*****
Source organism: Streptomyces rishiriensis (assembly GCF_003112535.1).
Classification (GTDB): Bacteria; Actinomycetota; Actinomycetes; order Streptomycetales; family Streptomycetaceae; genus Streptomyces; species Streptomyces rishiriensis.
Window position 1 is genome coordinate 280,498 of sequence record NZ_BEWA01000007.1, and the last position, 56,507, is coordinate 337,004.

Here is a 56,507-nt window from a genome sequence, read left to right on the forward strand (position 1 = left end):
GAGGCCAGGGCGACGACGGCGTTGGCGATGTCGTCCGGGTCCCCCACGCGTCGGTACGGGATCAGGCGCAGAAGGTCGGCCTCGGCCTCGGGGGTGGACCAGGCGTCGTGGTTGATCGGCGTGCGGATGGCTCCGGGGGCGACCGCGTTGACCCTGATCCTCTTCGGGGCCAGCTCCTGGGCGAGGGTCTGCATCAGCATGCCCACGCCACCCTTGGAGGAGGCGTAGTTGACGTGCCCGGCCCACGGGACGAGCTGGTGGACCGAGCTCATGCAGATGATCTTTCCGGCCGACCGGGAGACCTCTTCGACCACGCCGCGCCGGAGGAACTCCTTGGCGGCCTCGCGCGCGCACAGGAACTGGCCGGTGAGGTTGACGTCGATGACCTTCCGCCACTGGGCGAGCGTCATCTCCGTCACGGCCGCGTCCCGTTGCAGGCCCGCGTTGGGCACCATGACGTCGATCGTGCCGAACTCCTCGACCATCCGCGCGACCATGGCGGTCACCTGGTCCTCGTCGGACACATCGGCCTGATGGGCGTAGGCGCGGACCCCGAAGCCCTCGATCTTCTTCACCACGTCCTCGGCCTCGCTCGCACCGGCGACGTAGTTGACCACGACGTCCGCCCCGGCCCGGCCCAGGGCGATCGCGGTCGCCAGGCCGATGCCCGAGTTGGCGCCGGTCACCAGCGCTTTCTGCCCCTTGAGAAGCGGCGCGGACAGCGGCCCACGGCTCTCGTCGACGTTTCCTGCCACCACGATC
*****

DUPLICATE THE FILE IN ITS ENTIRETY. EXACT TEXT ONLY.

Source organism: Streptomyces rishiriensis (assembly GCF_003112535.1).
Classification (GTDB): Bacteria; Actinomycetota; Actinomycetes; order Streptomycetales; family Streptomycetaceae; genus Streptomyces; species Streptomyces rishiriensis.
Window position 1 is genome coordinate 280,498 of sequence record NZ_BEWA01000007.1, and the last position, 56,507, is coordinate 337,004.

Here is a 56,507-nt window from a genome sequence, read left to right on the forward strand (position 1 = left end):
GAGGCCAGGGCGACGACGGCGTTGGCGATGTCGTCCGGGTCCCCCACGCGTCGGTACGGGATCAGGCGCAGAAGGTCGGCCTCGGCCTCGGGGGTGGACCAGGCGTCGTGGTTGATCGGCGTGCGGATGGCTCCGGGGGCGACCGCGTTGACCCTGATCCTCTTCGGGGCCAGCTCCTGGGCGAGGGTCTGCATCAGCATGCCCACGCCACCCTTGGAGGAGGCGTAGTTGACGTGCCCGGCCCACGGGACGAGCTGGTGGACCGAGCTCATGCAGATGATCTTTCCGGCCGACCGGGAGACCTCTTCGACCACGCCGCGCCGGAGGAACTCCTTGGCGGCCTCGCGCGCGCACAGGAACTGGCCGGTGAGGTTGACGTCGATGACCTTCCGCCACTGGGCGAGCGTCATCTCCGTCACGGCCGCGTCCCGTTGCAGGCCCGCGTTGGGCACCATGACGTCGATCGTGCCGAACTCCTCGACCATCCGCGCGACCATGGCGGTCACCTGGTCCTCGTCGGACACATCGGCCTGATGGGCGTAGGCGCGGACCCCGAAGCCCTCGATCTTCTTCACCACGTCCTCGGCCTCGCTCGCACCGGCGACGTAGTTGACCACGACGTCCGCCCCGGCCCGGCCCAGGGCGATCGCGGTCGCCAGGCCGATGCCCGAGTTGGCGCCGGTCACCAGCGCTTTCTGCCCCTTGAGAAGCGGCGCGGACAGCGGCCCACGGCTCTCGTCGACGTTTCCTGCCACCACGATC